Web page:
Substantial Assistance

Potential benefits are available for an athlete or person if they co-operate with an anti-doping investigation. The benefits flow from rules about ‘substantial assistance’ in the in the World Anti-Doping Code (the Code).

About substantial assistance

Substantial assistance is when a person who may have committed an anti-doping rule violation co-operates with anti-doping organisations, a criminal authority or a professional disciplinary body and provides certain assistance and information about other people. This information will need to help us establish anti-doping violations, or other offences, committed by other people.

If a person provides substantial assistance, they may be eligible for up to a 75 per of the otherwise applicable sanction to be suspended.

There are strict rules in the Code and sport anti-doping policies about the eligibility and application of any possible benefits for substantial assistance.

How substantial assistance works?

We will consider recommending that part of a sanction be suspended if we are satisfied that the person meets several criteria outlined below.

If the person meets the criteria, a sport may suspend, for example, up to 3 years of a 4-year sanction. This would mean a person would only serve one year ineligibility, and after that one year the person could go back to training and competing in sport. The World Anti-Doping Agency can also agree to not publicly disclose an anti-doping rule violation in exchange for substantial assistance.

To be eligible for substantial assistance a person must:

  • Fully disclose in a signed written statement all the information they know about anti-doping rule violations, or other qualifying offences.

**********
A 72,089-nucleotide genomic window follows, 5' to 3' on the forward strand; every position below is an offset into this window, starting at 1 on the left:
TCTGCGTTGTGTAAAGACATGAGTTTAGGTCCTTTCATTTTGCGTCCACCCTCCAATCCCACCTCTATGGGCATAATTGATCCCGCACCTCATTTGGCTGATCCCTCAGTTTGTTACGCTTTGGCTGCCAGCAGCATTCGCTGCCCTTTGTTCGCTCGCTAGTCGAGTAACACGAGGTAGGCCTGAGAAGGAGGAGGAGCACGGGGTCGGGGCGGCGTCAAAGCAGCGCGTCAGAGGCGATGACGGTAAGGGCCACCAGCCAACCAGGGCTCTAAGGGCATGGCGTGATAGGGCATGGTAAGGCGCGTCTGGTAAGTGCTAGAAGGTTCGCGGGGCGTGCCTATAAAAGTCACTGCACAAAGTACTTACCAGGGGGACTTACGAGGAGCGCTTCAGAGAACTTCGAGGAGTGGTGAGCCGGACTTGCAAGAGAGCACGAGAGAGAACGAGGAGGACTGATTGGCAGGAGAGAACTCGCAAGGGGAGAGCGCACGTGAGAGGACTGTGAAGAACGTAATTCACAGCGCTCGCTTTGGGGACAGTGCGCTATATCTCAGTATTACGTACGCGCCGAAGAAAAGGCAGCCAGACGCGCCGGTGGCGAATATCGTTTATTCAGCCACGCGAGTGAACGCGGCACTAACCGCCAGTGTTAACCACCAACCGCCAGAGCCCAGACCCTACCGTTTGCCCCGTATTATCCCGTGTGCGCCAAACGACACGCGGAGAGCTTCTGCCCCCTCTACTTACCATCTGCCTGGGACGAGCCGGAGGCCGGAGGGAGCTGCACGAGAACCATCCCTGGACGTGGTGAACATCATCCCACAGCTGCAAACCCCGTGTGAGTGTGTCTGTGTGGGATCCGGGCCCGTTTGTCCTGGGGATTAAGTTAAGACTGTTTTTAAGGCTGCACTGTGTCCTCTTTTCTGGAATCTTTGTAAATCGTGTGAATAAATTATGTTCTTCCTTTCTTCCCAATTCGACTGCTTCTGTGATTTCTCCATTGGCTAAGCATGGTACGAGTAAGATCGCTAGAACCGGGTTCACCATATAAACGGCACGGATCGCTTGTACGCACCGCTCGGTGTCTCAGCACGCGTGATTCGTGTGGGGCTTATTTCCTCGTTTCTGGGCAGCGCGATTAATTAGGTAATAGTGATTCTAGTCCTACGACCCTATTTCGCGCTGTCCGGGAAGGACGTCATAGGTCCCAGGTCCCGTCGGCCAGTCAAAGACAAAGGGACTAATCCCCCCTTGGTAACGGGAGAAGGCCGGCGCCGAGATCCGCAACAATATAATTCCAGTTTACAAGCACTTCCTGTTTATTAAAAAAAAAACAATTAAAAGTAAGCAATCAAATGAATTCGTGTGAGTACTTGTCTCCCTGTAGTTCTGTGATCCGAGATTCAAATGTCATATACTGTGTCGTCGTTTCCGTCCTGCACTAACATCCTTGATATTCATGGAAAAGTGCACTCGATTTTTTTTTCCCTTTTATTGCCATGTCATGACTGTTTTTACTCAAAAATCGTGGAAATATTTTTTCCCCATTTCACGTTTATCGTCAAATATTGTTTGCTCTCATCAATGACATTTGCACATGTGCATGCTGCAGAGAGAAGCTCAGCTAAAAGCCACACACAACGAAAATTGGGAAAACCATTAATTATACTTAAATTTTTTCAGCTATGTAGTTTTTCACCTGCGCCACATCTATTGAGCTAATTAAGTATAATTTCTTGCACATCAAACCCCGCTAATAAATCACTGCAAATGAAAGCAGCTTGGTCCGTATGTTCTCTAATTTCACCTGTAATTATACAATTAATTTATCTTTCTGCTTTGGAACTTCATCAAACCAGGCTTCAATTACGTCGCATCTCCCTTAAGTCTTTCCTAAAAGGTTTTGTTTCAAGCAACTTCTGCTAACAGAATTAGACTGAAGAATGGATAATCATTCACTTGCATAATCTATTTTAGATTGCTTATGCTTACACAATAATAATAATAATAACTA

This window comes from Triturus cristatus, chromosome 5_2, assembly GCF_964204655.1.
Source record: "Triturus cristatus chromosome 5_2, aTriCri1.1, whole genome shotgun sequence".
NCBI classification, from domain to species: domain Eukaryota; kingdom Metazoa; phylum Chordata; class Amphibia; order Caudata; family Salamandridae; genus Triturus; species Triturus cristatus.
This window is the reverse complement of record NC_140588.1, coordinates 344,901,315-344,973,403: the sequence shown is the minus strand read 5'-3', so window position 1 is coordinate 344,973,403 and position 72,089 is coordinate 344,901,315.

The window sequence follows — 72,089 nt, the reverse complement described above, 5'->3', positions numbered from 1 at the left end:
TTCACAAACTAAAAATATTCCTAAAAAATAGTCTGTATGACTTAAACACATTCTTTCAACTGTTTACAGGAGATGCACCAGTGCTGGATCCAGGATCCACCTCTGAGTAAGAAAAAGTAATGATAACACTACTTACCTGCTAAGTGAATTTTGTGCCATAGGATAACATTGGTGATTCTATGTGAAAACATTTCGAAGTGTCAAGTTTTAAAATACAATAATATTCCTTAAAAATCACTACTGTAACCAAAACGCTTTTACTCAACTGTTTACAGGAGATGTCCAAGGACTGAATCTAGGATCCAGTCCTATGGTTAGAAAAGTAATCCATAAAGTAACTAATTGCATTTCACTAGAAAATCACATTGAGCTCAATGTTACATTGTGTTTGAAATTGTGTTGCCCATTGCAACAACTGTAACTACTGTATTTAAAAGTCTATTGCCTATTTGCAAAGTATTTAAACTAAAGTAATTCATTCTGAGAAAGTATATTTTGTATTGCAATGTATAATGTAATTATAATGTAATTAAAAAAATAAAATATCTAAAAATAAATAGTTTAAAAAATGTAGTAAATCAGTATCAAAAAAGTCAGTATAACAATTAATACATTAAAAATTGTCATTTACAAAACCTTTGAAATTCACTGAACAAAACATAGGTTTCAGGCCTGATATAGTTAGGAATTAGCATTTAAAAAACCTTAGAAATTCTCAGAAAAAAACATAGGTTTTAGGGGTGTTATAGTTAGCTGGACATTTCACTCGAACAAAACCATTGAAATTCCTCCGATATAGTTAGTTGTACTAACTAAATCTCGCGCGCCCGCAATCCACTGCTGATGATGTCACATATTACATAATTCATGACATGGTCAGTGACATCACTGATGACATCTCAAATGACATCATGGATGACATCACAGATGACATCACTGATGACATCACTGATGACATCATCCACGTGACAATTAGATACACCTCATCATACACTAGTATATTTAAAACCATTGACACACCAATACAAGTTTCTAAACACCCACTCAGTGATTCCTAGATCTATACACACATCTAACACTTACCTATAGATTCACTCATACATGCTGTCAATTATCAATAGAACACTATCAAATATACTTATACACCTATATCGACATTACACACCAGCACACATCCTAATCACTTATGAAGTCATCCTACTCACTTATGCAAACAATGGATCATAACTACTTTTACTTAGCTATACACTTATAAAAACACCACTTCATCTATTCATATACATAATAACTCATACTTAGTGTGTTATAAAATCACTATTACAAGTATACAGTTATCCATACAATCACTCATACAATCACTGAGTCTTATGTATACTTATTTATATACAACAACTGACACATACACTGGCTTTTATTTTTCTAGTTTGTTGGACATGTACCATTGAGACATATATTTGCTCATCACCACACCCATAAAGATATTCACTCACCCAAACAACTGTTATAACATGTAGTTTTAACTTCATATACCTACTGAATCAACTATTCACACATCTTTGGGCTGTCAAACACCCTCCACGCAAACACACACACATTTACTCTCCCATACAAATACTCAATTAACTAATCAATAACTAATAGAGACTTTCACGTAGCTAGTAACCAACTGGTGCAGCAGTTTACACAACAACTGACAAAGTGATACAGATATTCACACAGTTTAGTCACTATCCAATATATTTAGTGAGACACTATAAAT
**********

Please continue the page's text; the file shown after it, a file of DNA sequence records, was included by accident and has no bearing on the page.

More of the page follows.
• Fully co-operate with the investigation and adjudication of any case related to the information they provide in their statement. This may involve giving evidence at a hearing if requested to do so.
  • The information provided must be credible and must comprise an important part of any existing case. If no case is initiated the information must provide a sufficient basis on which to begin a case.

If the person fails to meet the criteria, their full period of ineligibility may be reinstated.

Providing information at a later date

The earlier a person co-operates and provides useful information that amounts to substantial assistance, the greater likelihood that they will be eligible for substantial assistance.

If a person delays in providing information, the same information might be given to us by someone else. If that happens, when they do decide to co-operate, they will not be entitled to any potential benefits for substantial assistance.

Appealing a decision about substantial assistance

The sports’ International Federation and the World Anti-Doping Agency (WADA) may appeal a decision to suspend part of a sanction for substantial assistance in the Court of Arbitration of Sport.

If this were to occur, the onus would be on the individual to demonstrate that the decision to suspend part of the sanction for substantial assistance was reasonable and in accordance with the Code.